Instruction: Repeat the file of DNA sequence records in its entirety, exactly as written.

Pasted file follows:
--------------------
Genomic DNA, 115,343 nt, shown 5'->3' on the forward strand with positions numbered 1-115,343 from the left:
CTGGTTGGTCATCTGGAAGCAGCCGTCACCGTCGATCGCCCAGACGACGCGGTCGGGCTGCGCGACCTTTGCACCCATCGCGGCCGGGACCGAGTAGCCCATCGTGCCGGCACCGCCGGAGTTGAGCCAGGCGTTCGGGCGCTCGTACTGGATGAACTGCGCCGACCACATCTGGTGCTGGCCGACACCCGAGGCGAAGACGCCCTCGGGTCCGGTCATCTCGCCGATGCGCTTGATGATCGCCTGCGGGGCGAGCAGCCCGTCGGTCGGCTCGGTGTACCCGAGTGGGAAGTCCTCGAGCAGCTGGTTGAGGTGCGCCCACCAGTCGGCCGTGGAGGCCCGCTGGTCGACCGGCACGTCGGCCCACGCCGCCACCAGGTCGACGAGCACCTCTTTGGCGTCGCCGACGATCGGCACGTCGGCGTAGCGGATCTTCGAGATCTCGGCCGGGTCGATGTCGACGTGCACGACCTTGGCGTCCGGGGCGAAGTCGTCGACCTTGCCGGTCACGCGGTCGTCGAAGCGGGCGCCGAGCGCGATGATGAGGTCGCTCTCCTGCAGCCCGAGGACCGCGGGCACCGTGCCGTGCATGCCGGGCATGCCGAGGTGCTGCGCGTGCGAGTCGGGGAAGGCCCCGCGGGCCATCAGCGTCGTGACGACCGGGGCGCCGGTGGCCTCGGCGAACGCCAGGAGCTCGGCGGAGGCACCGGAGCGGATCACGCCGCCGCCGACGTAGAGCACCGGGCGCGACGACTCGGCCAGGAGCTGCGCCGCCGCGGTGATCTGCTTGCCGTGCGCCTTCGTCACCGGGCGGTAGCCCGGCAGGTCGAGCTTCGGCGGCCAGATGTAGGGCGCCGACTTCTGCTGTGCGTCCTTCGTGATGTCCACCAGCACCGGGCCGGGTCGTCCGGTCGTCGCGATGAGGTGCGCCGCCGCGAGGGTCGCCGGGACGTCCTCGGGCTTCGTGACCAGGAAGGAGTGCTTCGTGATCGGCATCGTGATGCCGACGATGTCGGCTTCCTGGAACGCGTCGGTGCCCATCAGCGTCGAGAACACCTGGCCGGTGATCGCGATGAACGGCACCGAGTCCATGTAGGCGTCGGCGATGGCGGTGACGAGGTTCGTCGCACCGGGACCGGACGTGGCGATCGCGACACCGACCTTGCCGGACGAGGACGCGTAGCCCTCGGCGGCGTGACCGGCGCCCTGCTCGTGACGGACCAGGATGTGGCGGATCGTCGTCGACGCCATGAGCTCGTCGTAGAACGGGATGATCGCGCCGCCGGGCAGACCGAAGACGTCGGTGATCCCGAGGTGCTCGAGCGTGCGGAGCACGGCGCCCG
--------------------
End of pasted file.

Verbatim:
Genomic DNA, 115,343 nt, shown 5'->3' on the forward strand with positions numbered 1-115,343 from the left:
CTGGTTGGTCATCTGGAAGCAGCCGTCACCGTCGATCGCCCAGACGACGCGGTCGGGCTGCGCGACCTTTGCACCCATCGCGGCCGGGACCGAGTAGCCCATCGTGCCGGCACCGCCGGAGTTGAGCCAGGCGTTCGGGCGCTCGTACTGGATGAACTGCGCCGACCACATCTGGTGCTGGCCGACACCCGAGGCGAAGACGCCCTCGGGTCCGGTCATCTCGCCGATGCGCTTGATGATCGCCTGCGGGGCGAGCAGCCCGTCGGTCGGCTCGGTGTACCCGAGTGGGAAGTCCTCGAGCAGCTGGTTGAGGTGCGCCCACCAGTCGGCCGTGGAGGCCCGCTGGTCGACCGGCACGTCGGCCCACGCCGCCACCAGGTCGACGAGCACCTCTTTGGCGTCGCCGACGATCGGCACGTCGGCGTAGCGGATCTTCGAGATCTCGGCCGGGTCGATGTCGACGTGCACGACCTTGGCGTCCGGGGCGAAGTCGTCGACCTTGCCGGTCACGCGGTCGTCGAAGCGGGCGCCGAGCGCGATGATGAGGTCGCTCTCCTGCAGCCCGAGGACCGCGGGCACCGTGCCGTGCATGCCGGGCATGCCGAGGTGCTGCGCGTGCGAGTCGGGGAAGGCCCCGCGGGCCATCAGCGTCGTGACGACCGGGGCGCCGGTGGCCTCGGCGAACGCCAGGAGCTCGGCGGAGGCACCGGAGCGGATCACGCCGCCGCCGACGTAGAGCACCGGGCGCGACGACTCGGCCAGGAGCTGCGCCGCCGCGGTGATCTGCTTGCCGTGCGCCTTCGTCACCGGGCGGTAGCCCGGCAGGTCGAGCTTCGGCGGCCAGATGTAGGGCGCCGACTTCTGCTGTGCGTCCTTCGTGATGTCCACCAGCACCGGGCCGGGTCGTCCGGTCGTCGCGATGAGGTGCGCCGCCGCGAGGGTCGCCGGGACGTCCTCGGGCTTCGTGACCAGGAAGGAGTGCTTCGTGATCGGCATCGTGATGCCGACGATGTCGGCTTCCTGGAACGCGTCGGTGCCCATCAGCGTCGAGAACACCTGGCCGGTGATCGCGATGAACGGCACCGAGTCCATGTAGGCGTCGGCGATGGCGGTGACGAGGTTCGTCGCACCGGGACCGGACGTGGCGATCGCGACACCGACCTTGCCGGACGAGGACGCGTAGCCCTCGGCGGCGTGACCGGCGCCCTGCTCGTGACGGACCAGGATGTGGCGGATCGTCGTCGACGCCATGAGCTCGTCGTAGAACGGGATGATCGCGCCGCCGGGCAGACCGAAGACGTCGGTGATCCCGAGGTGCTCGAGCGTGCGGAGCACGGCGCCCG